Veins of the Earth || Two || The Grand Prismatic Spring

Feel the heat alongside it and then climb the trail to the Overlook for some spectacular views. Meanwhile, click on the last photo – it’s panoramic.

The Grand Prismatic Spring Overlook is reached via the Fairy Falls Trail, an easy walk except for the last part reaching the overlook platform, which is a bit steep. You will meet wildlife on the way – just remember: keep calm and steer clear. These are wild animals and you are trespassing their territory. If they feel threatened they will charge – and they are faster and more agile than you think! The bison you see below had just attacked a silly man who went one step too far to take a selfie. Fortunately, the man got away with a warning – others may not be so lucky.

Yellowstone National Park

June 2nd, 2018

Winter(?)

Spring rather, springled with snow as we drove on Highway 20 (which is actually closed in winter). Admiring the view from Lake Butte over the Yellowstone Lake. There is a starck beauty around us, in this area that has been devastated by wildfire. Yet Hope, is always the last to die.

Yellowstone National Park

May 28th, 2018

At the end of the day [four]

Just when you think it can’t get any better.

Airplane views of Chicago from The Signature Room at the 95th, a cocktail bar located, well, on the 95th floor of the 360 Chicago tower, better known as the John Hancock Center. The cocktails must be good but who would remember after experiencing these dizzying views?

As if to prepare us for the experience, an explosion of light at the lobby: Lucent, an installation by Wolfgang Buttress, representing the 3,106 brightest stars visible with the naked eye from the Earth’s Northern hemisphere.

And, finally, a smooth landing back to Earth, walking past the iconic Wrigley Building on N Michigan Avenue.

Chicago by night on November 5th, 2017

Room with a View

Canada and the U.S. share the benefits of one of the world’s top tourist destinations with boat tours, walking tours, honeymoon packages, helicopter rides, resorts and casinos and all kinds of development to the detriment of the natural beauty of the environment but to the ultimate excitement of the millions of tourists that flock to Niagara Falls every year.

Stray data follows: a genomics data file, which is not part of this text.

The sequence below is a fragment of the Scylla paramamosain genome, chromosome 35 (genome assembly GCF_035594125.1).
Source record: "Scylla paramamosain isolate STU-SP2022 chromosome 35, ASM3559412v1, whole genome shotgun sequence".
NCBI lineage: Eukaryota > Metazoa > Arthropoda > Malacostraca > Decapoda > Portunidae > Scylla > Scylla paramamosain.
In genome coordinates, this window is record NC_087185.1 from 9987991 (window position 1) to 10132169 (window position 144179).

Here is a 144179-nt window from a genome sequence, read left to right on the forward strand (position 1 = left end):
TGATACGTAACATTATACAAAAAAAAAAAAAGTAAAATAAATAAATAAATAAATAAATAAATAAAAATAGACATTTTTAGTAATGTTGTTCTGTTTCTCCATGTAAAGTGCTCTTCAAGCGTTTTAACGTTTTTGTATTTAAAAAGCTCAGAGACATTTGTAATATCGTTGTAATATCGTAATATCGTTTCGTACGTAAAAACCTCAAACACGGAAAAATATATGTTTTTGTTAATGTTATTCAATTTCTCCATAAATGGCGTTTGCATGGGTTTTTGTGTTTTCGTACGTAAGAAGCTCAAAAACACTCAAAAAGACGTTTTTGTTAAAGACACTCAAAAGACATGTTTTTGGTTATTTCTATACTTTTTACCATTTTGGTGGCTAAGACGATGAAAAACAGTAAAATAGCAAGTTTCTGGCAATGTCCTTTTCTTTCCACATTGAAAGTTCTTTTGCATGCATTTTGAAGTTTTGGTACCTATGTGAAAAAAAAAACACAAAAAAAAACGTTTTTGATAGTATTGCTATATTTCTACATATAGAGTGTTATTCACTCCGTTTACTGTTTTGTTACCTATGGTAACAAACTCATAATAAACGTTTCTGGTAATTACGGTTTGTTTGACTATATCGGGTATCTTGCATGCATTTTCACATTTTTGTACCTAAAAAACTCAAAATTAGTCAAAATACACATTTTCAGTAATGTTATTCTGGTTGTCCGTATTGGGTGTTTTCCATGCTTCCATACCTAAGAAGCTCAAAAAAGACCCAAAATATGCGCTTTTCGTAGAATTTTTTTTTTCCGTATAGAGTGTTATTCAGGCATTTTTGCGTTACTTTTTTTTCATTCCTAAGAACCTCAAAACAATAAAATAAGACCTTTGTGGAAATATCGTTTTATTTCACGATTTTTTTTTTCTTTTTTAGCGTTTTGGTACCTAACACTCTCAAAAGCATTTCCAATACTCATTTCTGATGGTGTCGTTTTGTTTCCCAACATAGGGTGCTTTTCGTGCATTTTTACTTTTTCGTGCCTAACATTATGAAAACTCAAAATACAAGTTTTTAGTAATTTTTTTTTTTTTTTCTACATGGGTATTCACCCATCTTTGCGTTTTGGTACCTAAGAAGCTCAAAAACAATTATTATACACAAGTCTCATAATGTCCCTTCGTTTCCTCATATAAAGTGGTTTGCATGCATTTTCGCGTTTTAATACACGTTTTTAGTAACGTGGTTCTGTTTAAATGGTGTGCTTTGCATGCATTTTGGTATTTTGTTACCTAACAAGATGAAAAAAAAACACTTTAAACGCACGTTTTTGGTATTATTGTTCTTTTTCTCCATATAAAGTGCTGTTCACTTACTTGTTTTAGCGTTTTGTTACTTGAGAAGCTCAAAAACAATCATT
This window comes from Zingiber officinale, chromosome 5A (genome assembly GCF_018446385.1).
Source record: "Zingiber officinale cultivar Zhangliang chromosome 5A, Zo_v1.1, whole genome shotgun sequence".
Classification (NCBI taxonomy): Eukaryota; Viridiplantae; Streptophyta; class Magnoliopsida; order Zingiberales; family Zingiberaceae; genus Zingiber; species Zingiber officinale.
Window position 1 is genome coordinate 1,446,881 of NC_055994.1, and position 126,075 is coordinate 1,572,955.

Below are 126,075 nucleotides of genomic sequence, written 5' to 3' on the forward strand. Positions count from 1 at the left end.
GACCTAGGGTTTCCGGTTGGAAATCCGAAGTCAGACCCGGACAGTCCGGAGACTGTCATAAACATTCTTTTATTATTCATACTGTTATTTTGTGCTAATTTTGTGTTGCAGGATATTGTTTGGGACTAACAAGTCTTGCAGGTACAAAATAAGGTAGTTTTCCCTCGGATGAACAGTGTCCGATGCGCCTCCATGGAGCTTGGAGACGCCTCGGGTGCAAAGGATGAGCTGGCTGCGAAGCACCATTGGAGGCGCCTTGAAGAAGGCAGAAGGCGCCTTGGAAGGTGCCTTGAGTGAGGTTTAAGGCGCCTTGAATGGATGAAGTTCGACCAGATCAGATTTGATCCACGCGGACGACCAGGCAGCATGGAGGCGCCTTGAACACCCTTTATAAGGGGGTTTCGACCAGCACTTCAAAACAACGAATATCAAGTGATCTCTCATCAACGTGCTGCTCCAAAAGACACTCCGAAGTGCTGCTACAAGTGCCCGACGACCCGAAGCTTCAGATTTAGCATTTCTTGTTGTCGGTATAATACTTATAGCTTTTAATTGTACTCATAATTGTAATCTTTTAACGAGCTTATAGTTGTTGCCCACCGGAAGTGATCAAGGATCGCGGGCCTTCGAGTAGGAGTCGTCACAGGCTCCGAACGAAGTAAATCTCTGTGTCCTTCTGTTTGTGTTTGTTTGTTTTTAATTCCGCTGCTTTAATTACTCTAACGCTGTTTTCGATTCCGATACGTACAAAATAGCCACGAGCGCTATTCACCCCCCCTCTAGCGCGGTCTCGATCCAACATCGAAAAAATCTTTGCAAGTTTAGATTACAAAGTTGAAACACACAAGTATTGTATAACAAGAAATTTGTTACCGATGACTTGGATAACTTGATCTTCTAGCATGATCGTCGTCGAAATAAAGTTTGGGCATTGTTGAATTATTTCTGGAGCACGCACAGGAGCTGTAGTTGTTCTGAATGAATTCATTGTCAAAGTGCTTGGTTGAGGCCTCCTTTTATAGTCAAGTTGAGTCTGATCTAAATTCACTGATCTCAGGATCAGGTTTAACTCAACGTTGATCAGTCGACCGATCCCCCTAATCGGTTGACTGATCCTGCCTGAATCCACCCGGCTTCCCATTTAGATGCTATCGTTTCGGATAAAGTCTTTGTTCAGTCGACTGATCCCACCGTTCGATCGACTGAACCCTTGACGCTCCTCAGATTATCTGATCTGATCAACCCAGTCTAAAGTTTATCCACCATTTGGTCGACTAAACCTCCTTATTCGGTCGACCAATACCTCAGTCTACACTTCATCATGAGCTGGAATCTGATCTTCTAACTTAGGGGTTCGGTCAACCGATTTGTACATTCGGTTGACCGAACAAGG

But for the best armchair views from your private booth you have to cross to Canada and book a ”falls view – high floor” room in one of the major chained-brand hotels that are lined along the Canadian side of the falls. The views are simply hypnotic.

Niagara Falls, ON, Canada

A day trip to Poughkeepsie

First, I was intrigued by the Native American name. Looking for its meaning, I found out that it is a mispronunciation of a Native American word referring to the location of a spring of fresh water that was used by the first travelers as a rest stop on the trail that ran along the river. Poughkeepsie is derived from ”uppuqui ipis ing”, uppuqui pronounced oo-poo-kee, and it means ”the reed-covered lodge by the little water-place”. [source]

Then, came an episode of the ”Great American Railroad Journeys”, a BBC travel documentary in which Michael Portillo crosses the United States by train using an 1879 copy of Appleton’s Guidebook. In this episode, Portillo makes a stop on his way to Albany, to walk across the former Poughkeepsie-Highland Railroad Bridge, built in 1889.

In Appleton’s time the bridge existed on paper only but, just ten years later there it was, the first Hudson River rail crossing north of New York City, intended to move mostly freight from Midwest to New England. In peak times, as many as 50 trains a day used to cross the bridge, but by 1974, when it was destroyed by fire, the traffic had dropped to one train a day.

The fire may have been extinguished but the damaged bridge remained closed, in disrepair for 35 years, until October 2009 when it was reopened as Walkway Over the Hudson with funding by the State and Federal government bodies responsible for historic preservation, private philanthropic organisations, but mainly the initiative and extensive support  by local residents.

At 1,28 miles – just over 2 km long, it claims the first place as the longest, elevated pedestrian bridge in the world. Open daily from 7 am to sunset, easily reached from Manhattan: a two-hour trip running mostly alongside the Hudson, on Metro-North from Grand Central Terminal.

Attention, however, you need to plan accordingly: except for the obvious breezy conditions one may expect on a bridge, it can get really hot (as in boiling) on this particular one. There is nowhere to hide from the sun and relief will come only once you’ve crossed on either side and especially Highland, where the Hudson Valley Rail Trail continues for miles under the welcome leafy shade.

August 13th, 2017